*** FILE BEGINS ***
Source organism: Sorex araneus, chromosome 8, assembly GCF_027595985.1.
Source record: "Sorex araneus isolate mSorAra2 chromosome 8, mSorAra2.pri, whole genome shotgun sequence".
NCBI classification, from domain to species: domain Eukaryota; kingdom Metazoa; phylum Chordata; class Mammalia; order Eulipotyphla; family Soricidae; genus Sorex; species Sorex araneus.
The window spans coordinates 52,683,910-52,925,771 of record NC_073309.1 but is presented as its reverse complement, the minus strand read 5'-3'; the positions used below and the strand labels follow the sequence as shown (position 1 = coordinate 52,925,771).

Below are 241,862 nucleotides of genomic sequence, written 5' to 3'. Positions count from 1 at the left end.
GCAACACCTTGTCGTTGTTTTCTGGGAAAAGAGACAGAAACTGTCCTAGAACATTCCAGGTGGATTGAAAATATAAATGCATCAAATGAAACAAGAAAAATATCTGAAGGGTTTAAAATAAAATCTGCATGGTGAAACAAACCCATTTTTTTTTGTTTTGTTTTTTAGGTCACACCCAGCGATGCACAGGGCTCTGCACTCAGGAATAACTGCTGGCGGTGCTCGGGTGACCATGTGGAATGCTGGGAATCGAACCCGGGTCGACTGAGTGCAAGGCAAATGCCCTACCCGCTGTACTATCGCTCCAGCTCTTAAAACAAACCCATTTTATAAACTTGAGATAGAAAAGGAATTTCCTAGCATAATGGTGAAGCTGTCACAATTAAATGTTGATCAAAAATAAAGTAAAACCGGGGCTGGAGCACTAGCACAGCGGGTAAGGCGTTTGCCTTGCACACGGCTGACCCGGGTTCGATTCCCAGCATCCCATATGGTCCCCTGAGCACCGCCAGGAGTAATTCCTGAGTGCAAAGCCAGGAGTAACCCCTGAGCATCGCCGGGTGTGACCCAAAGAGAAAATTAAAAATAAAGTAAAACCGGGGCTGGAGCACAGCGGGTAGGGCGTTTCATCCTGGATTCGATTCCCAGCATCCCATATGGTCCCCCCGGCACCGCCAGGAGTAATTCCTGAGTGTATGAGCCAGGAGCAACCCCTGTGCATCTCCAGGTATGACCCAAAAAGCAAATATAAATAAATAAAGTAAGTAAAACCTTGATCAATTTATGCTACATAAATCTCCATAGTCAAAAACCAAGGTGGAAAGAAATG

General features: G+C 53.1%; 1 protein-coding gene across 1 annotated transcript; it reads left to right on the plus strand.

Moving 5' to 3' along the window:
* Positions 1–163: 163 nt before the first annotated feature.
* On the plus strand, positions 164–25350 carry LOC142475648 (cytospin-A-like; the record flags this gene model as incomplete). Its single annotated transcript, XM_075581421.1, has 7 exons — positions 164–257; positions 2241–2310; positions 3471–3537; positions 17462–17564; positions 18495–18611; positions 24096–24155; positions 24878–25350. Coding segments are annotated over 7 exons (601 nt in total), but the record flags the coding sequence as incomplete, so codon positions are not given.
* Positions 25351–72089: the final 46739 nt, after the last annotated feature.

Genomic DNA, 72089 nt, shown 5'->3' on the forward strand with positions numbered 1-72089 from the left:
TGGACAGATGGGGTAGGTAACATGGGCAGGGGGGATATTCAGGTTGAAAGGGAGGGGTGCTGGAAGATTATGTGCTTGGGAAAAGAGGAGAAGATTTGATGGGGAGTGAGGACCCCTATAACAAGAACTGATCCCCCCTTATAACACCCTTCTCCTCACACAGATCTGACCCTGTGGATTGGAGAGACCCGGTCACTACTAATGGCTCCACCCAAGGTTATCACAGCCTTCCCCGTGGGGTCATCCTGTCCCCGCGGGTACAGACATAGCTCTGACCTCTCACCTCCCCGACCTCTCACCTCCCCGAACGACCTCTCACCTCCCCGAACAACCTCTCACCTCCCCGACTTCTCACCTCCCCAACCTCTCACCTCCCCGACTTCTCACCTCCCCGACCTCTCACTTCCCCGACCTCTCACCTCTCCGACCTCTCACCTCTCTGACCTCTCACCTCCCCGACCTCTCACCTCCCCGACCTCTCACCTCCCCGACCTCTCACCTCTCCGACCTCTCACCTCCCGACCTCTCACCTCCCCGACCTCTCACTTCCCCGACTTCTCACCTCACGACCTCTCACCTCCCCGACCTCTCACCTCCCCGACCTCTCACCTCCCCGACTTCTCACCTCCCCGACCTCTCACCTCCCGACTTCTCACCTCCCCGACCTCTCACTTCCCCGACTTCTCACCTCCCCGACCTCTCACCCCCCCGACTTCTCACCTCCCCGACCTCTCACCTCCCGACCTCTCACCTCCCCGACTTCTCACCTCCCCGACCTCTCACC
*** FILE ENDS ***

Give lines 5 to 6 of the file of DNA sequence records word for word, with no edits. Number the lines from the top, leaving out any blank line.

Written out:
Below are 241,862 nucleotides of genomic sequence, written 5' to 3'. Positions count from 1 at the left end.
GCAACACCTTGTCGTTGTTTTCTGGGAAAAGAGACAGAAACTGTCCTAGAACATTCCAGGTGGATTGAAAATATAAATGCATCAAATGAAACAAGAAAAATATCTGAAGGGTTTAAAATAAAATCTGCATGGTGAAACAAACCCATTTTTTTTTGTTTTGTTTTTTAGGTCACACCCAGCGATGCACAGGGCTCTGCACTCAGGAATAACTGCTGGCGGTGCTCGGGTGACCATGTGGAATGCTGGGAATCGAACCCGGGTCGACTGAGTGCAAGGCAAATGCCCTACCCGCTGTACTATCGCTCCAGCTCTTAAAACAAACCCATTTTATAAACTTGAGATAGAAAAGGAATTTCCTAGCATAATGGTGAAGCTGTCACAATTAAATGTTGATCAAAAATAAAGTAAAACCGGGGCTGGAGCACTAGCACAGCGGGTAAGGCGTTTGCCTTGCACACGGCTGACCCGGGTTCGATTCCCAGCATCCCATATGGTCCCCTGAGCACCGCCAGGAGTAATTCCTGAGTGCAAAGCCAGGAGTAACCCCTGAGCATCGCCGGGTGTGACCCAAAGAGAAAATTAAAAATAAAGTAAAACCGGGGCTGGAGCACAGCGGGTAGGGCGTTTCATCCTGGATTCGATTCCCAGCATCCCATATGGTCCCCCCGGCACCGCCAGGAGTAATTCCTGAGTGTATGAGCCAGGAGCAACCCCTGTGCATCTCCAGGTATGACCCAAAAAGCAAATATAAATAAATAAAGTAAGTAAAACCTTGATCAATTTATGCTACATAAATCTCCATAGTCAAAAACCAAGGTGGAAAGAAATG